Savannah Valley District

All About Squash


If you like summer squash, then June is an excellent month to get it fresh. It grows well all over the state and is being harvested right now. Summer squashes come in a range of shapes and colors and can be prepared in various ways. The following tips will help you to get the most out of this tasty vegetable.
Whether you are growing or buying summer squash, it should be handled with care. It is very thin-skinned and easily damaged—select small to medium sizes for the best flavor and texture. Squash can be stored for up to a week in the refrigerator.
Squash can be eaten raw and is a perfect addition to a vegetable tray. It can be cooked in a variety of ways, including sautéed, roasted, baked, and deep-fried. You can even make a “pasta or noodle” with it. This technique works beautifully with zucchini and is created by cutting the squash into long thin strips or using a vegetable spiral slicer or mandolin so that it resembles noodles. Once prepped the noodles can be sautéed with garlic and olive oil for about 5 minutes. According to the Joy of Cooking1, squash has an affinity for butter, cream, or olive oil, grated parmesan, red pepper flakes, and sauces typically used on pasta. It pairs well with tomatoes, onions, peppers, garlic, oregano, marjoram, basil parsley, dill, rosemary, sage, and tarragon, as well as lemon, cheese, butter, olive oil, and capers.
Summer squash is about 95% water and very low in calories. Many varieties offer vitamin C, potassium, and beta carotene (when the skin is eaten).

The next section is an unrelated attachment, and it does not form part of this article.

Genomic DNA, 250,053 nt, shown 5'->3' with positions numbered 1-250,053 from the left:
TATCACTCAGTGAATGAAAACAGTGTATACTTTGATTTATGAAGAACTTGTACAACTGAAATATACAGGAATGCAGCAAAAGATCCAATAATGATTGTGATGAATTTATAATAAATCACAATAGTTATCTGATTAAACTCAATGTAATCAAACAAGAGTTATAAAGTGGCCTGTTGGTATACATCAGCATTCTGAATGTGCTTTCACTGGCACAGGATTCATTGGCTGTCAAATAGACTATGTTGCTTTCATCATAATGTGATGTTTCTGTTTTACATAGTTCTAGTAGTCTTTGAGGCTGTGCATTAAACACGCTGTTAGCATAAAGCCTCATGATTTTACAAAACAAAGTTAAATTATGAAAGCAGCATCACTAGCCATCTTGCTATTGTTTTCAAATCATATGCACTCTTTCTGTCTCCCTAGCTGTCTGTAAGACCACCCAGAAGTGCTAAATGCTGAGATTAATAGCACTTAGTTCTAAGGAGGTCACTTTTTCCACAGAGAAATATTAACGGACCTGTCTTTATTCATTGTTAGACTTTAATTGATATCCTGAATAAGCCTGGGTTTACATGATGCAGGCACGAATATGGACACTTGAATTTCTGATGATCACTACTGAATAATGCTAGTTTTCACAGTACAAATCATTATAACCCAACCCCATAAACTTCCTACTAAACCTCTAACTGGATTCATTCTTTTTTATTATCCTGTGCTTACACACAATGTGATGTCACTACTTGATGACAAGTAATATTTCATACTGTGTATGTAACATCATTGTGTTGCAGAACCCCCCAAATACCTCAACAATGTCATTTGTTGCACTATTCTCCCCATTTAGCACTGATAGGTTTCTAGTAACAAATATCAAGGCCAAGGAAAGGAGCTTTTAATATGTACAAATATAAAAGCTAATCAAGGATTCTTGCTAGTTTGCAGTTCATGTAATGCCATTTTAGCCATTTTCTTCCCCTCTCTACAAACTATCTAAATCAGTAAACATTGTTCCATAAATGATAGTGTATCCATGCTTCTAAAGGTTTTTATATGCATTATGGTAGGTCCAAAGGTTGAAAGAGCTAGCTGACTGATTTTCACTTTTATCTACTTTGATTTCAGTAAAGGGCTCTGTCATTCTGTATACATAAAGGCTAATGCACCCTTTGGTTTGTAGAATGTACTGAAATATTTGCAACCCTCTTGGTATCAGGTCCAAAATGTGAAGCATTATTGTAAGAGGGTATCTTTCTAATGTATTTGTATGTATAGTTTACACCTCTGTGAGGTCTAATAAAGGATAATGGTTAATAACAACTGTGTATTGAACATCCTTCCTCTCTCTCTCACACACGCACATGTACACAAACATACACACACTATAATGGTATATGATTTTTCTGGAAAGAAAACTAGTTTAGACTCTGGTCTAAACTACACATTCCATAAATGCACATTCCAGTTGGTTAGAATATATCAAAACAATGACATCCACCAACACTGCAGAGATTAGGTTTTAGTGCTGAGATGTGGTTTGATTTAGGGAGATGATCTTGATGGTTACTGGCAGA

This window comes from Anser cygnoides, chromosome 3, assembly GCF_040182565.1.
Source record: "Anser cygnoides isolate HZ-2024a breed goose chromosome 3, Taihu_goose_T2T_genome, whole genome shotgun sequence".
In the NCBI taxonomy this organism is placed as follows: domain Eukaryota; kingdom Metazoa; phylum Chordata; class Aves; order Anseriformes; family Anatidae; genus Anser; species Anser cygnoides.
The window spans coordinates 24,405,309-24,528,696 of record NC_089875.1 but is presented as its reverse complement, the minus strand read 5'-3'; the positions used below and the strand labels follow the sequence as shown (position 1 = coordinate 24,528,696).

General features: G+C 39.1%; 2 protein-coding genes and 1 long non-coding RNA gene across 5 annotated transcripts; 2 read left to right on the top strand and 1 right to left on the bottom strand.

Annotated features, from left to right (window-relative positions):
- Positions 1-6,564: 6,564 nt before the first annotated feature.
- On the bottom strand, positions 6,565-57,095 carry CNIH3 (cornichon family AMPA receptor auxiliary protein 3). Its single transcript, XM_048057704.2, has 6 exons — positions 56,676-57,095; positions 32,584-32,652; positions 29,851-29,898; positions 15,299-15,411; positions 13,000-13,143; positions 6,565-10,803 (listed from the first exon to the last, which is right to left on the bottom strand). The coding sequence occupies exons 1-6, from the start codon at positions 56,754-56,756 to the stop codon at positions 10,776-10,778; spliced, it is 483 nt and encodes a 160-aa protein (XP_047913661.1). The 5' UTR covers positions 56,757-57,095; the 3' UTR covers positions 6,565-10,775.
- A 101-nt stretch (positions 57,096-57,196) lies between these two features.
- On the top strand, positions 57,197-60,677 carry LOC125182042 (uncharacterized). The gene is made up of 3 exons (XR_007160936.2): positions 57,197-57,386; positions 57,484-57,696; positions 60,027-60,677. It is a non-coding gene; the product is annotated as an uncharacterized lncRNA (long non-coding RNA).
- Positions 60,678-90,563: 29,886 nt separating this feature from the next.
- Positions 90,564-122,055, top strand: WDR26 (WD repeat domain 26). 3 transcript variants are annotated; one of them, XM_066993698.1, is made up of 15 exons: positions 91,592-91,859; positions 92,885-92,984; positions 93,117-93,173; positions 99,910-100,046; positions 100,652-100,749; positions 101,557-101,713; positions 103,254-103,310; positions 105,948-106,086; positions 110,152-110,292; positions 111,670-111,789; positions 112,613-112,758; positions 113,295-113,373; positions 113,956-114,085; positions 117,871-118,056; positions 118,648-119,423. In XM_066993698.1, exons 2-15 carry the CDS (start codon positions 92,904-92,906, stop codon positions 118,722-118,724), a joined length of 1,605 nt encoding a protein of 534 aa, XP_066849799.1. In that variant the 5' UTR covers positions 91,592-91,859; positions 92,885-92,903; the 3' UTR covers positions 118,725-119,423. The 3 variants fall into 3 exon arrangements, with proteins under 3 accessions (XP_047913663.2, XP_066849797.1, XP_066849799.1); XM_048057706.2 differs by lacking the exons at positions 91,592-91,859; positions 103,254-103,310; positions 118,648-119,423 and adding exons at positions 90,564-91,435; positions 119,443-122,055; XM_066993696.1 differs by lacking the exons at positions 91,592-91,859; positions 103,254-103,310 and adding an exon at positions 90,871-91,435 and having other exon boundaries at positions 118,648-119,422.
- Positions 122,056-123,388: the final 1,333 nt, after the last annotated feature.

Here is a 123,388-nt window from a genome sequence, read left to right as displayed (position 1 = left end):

Spiral Summer Squash
1 small zucchini, sliced into a pasta shape
1 medium yellow squash, sliced into a pasta shape
1 clove of garlic, chopped
1-tablespoon of extra virgin olive oil
1-teaspoon red pepper flakes
¼ cup Parmesan cheese, grated
¼ cup pasta sauce, if desired
Fresh ground pepper, to taste
Sea salt, to taste
Sauté garlic in olive oil, for 1 minute, on medium-high. Add squash and sauté for 3-5 minutes. Add sea salt, fresh ground black pepper, and red pepper flakes. Top with parmesan cheese and marinara sauce. (Source: Rombauer, Irma S., Becker, Marion Rombauer, Becker, Ethan; The Joy of Cooking, New York, 2006 )

For more information about preserving summer squash, visit the Clemson University Home and Garden Information Center on the web at

Clemson University Cooperative Extension Service offers its programs to people of all ages, regardless of race, color, gender, religion, national origin, disability, political beliefs, sexual orientation, gender identity, marital or family status and is an equal opportunity employer

One thought on “All About Squash

Leave a Reply